Investing in science and technology will continue to be important for achieving more sustainable development. The following are among the key areas for improvement that are particularly relevant for ASEAN:

  1. Reduce the dependency of some aquaculture production systems on fi shmeal and fish oil, and where used assuring such ingredients derive from more sustainable sources.
  2. Increase use of water and energy audits to foster better practices that reduce environmental resource demands.
  3. Invest in improving fish strains through selective breeding. Breeding programs have yielded impressive improvements in fish growth rates and further gains can be expected. In addition, efforts in ASEAN should also focus on selection for feeding efficiency and disease resistance.
  4. Climate change implications cannot be ignored. Aquaculture is a relatively small contributor to greenhouse gas generation but climate change will affect the industry. The most likely outcome is that there will be a shift in the location of aquaculture from areas that become unsuitable to new areas that become more suitable. Analysis of vulnerabilities and adaptation strategies are required.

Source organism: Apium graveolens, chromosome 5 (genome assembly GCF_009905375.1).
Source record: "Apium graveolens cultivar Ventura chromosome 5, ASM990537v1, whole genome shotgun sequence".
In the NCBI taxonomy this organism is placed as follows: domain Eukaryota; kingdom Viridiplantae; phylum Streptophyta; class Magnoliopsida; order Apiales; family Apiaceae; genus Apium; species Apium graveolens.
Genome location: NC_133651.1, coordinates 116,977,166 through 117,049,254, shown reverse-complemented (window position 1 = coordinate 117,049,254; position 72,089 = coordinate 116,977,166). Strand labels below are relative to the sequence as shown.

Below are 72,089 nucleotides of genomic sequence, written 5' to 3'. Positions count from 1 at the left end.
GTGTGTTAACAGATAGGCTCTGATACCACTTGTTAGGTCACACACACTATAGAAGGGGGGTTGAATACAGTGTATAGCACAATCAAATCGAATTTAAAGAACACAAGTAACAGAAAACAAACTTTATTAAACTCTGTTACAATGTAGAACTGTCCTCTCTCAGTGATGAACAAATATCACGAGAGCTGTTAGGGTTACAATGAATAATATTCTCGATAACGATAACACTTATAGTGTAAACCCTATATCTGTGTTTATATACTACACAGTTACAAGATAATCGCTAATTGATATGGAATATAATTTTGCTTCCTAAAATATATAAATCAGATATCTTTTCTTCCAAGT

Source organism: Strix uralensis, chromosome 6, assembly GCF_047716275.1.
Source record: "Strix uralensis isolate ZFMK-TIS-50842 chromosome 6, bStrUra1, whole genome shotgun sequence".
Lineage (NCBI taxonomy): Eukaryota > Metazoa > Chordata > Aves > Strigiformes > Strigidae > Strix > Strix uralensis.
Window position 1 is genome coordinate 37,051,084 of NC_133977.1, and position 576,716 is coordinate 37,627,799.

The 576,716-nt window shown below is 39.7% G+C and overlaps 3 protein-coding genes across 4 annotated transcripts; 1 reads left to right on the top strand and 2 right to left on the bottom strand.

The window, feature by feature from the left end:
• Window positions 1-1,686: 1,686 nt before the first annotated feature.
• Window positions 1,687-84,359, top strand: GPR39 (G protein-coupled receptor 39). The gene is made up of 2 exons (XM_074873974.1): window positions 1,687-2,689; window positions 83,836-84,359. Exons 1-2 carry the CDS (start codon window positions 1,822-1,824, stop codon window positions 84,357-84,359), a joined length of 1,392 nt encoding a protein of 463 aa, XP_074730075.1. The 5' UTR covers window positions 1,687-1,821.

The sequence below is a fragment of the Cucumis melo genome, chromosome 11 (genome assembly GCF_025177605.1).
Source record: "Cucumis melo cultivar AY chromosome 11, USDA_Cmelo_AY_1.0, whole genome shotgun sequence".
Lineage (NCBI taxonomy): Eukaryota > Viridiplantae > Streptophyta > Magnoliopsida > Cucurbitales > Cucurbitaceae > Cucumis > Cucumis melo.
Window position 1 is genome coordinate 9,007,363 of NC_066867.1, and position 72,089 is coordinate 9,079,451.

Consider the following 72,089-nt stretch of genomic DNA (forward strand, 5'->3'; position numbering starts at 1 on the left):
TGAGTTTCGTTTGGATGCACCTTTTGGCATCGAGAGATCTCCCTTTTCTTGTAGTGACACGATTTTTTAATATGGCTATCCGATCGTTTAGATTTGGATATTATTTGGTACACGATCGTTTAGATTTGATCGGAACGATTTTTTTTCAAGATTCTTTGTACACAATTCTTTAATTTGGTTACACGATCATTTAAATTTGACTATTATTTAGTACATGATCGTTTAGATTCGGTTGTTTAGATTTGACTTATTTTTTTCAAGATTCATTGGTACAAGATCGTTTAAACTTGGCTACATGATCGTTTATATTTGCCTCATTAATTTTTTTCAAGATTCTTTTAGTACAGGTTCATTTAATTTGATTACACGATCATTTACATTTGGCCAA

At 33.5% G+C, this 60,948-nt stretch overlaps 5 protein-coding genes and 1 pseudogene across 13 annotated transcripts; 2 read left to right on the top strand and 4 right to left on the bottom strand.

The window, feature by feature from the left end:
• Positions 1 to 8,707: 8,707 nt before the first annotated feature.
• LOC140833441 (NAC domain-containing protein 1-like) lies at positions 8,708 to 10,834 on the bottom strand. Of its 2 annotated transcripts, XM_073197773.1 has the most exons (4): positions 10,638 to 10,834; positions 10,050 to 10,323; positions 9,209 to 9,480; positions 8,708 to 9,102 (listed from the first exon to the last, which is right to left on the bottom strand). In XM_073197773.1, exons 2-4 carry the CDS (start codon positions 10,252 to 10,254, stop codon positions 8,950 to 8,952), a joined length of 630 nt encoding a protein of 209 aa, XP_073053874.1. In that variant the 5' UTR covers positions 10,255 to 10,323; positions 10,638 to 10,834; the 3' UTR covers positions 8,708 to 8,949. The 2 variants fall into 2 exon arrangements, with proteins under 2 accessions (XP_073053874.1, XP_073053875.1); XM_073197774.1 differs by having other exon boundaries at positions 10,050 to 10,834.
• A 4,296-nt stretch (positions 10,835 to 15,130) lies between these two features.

ASEAN will remain a global growth center for fish supply and demand. The sector has the capacity to meet this increased demand but to do so governments and industry will need to engage pro-actively. In particular, efforts will be needed to stimulate investment in aquaculture, and evaluate research and policy development needs along the entire value chain from inputs to consumer markets. The environmental impacts of the growth needed to meet the demand for fish can be managed through innovation, strengthened policy, capacity building and monitoring. From a human welfare perspective, supporting development of aquaculture that delivers sustained supplies at affordable prices for poor consumers will also be important. In areas where production is feasible, but markets are weak there is also a role for aquaculture as a household livelihood and food and nutrition security strategy.

June 2011